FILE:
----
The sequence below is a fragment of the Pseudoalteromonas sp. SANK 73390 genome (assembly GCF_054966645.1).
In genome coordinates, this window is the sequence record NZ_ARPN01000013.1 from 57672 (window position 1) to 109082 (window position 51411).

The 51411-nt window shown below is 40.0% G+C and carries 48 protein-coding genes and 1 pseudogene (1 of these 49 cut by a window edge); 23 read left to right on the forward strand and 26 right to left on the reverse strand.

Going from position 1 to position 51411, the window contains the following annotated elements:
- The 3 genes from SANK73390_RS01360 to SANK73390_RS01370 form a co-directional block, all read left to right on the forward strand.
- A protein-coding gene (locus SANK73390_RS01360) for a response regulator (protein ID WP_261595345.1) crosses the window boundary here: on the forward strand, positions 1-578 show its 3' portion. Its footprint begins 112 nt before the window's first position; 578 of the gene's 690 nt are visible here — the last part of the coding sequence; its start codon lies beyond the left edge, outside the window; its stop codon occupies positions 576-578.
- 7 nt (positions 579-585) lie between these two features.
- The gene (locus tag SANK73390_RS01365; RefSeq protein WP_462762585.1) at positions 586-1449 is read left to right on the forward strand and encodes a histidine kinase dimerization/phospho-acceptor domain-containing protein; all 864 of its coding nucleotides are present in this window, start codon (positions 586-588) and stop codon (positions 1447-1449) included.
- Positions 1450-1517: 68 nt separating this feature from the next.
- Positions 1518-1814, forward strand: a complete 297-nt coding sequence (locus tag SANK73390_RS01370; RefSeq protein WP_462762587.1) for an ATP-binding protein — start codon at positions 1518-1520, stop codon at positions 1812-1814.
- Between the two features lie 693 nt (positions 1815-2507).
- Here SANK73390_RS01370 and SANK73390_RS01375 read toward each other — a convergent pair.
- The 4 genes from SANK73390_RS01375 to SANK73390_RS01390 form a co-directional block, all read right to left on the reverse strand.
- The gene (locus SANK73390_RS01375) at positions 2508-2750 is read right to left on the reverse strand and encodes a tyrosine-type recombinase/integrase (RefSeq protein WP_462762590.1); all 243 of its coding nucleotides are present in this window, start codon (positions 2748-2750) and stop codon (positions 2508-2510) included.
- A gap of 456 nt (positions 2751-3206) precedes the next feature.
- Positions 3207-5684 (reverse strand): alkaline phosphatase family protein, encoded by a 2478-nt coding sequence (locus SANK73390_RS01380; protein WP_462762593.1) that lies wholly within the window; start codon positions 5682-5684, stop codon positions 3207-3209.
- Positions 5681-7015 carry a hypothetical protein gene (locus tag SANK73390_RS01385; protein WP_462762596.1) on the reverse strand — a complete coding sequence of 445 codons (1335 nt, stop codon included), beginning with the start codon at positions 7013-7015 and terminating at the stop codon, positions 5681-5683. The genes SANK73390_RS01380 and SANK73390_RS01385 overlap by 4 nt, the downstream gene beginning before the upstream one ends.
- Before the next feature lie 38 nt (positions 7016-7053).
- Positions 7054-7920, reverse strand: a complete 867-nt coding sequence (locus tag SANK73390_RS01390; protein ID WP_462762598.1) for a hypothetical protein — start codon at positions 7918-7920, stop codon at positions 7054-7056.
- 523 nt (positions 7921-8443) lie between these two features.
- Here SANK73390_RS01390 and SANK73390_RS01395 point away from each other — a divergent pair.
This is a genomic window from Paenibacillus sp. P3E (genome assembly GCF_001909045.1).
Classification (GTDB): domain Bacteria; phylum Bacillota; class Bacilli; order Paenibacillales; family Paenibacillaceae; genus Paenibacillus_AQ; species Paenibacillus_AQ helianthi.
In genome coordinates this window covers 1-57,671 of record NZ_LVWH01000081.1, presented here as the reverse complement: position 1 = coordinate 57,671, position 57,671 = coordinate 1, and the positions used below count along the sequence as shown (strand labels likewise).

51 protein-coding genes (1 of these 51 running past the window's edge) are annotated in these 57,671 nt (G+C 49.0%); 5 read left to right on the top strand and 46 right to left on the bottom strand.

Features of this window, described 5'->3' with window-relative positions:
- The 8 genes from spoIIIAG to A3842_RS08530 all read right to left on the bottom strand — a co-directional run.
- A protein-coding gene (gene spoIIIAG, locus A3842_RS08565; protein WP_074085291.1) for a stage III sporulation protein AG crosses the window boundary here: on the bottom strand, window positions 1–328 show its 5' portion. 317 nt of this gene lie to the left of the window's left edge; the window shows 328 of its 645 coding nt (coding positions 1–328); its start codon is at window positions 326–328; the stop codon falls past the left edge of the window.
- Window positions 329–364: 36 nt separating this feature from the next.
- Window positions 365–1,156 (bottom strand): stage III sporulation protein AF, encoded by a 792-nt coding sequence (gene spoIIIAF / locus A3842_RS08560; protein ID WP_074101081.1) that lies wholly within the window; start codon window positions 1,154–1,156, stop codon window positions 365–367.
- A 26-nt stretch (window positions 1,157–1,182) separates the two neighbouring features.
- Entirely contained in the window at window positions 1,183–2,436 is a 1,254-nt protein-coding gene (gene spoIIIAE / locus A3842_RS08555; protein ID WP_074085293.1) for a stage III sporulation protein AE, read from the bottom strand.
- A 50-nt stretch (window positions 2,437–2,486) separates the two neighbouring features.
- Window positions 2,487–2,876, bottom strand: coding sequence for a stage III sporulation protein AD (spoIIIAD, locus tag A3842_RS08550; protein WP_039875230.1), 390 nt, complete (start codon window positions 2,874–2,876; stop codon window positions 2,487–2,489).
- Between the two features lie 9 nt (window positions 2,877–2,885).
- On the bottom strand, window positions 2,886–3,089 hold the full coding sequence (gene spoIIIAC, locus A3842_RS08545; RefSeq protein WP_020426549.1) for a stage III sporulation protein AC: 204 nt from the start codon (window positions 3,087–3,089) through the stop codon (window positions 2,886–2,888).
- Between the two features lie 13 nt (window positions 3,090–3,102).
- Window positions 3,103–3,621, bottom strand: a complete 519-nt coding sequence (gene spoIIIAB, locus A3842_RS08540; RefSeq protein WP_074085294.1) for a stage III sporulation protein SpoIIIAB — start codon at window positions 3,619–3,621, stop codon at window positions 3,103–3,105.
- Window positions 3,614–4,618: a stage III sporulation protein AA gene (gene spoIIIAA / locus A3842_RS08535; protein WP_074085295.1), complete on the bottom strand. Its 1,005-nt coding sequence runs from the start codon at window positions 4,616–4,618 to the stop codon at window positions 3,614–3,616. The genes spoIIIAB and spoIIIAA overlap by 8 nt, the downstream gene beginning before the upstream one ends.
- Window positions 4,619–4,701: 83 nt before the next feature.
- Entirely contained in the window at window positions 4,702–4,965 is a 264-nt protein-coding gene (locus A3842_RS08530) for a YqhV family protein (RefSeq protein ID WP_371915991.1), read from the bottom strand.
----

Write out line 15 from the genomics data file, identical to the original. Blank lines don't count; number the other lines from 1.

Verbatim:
- A gap of 456 nt (positions 2751-3206) precedes the next feature.